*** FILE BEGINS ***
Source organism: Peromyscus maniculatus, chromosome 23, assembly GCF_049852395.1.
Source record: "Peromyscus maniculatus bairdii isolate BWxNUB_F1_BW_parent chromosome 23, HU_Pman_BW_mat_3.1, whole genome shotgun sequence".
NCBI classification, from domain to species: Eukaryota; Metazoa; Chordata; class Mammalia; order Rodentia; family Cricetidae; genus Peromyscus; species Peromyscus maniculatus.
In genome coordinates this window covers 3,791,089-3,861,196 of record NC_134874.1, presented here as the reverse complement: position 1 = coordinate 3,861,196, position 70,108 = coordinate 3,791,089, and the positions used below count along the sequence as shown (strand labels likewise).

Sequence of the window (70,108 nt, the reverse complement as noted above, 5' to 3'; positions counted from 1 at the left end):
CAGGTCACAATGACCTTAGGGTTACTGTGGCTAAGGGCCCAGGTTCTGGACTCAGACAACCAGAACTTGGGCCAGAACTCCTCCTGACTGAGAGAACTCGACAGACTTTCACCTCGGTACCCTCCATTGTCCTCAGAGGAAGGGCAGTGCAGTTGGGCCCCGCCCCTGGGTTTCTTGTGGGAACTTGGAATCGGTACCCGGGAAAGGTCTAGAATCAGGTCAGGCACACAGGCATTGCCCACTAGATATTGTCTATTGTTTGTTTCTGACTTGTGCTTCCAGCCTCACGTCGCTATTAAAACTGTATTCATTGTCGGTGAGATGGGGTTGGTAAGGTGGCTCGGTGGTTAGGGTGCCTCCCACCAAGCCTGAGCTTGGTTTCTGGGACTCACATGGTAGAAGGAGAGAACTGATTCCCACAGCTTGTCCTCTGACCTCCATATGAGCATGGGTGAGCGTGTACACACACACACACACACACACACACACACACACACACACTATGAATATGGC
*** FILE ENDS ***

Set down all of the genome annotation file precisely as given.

Source organism: Peromyscus maniculatus, chromosome 23, assembly GCF_049852395.1.
Source record: "Peromyscus maniculatus bairdii isolate BWxNUB_F1_BW_parent chromosome 23, HU_Pman_BW_mat_3.1, whole genome shotgun sequence".
NCBI classification, from domain to species: Eukaryota; Metazoa; Chordata; class Mammalia; order Rodentia; family Cricetidae; genus Peromyscus; species Peromyscus maniculatus.
In genome coordinates this window covers 3,791,089-3,861,196 of record NC_134874.1, presented here as the reverse complement: position 1 = coordinate 3,861,196, position 70,108 = coordinate 3,791,089, and the positions used below count along the sequence as shown (strand labels likewise).

Sequence of the window (70,108 nt, the reverse complement as noted above, 5' to 3'; positions counted from 1 at the left end):
CAGGTCACAATGACCTTAGGGTTACTGTGGCTAAGGGCCCAGGTTCTGGACTCAGACAACCAGAACTTGGGCCAGAACTCCTCCTGACTGAGAGAACTCGACAGACTTTCACCTCGGTACCCTCCATTGTCCTCAGAGGAAGGGCAGTGCAGTTGGGCCCCGCCCCTGGGTTTCTTGTGGGAACTTGGAATCGGTACCCGGGAAAGGTCTAGAATCAGGTCAGGCACACAGGCATTGCCCACTAGATATTGTCTATTGTTTGTTTCTGACTTGTGCTTCCAGCCTCACGTCGCTATTAAAACTGTATTCATTGTCGGTGAGATGGGGTTGGTAAGGTGGCTCGGTGGTTAGGGTGCCTCCCACCAAGCCTGAGCTTGGTTTCTGGGACTCACATGGTAGAAGGAGAGAACTGATTCCCACAGCTTGTCCTCTGACCTCCATATGAGCATGGGTGAGCGTGTACACACACACACACACACACACACACACACACACACACACTATGAATATGGC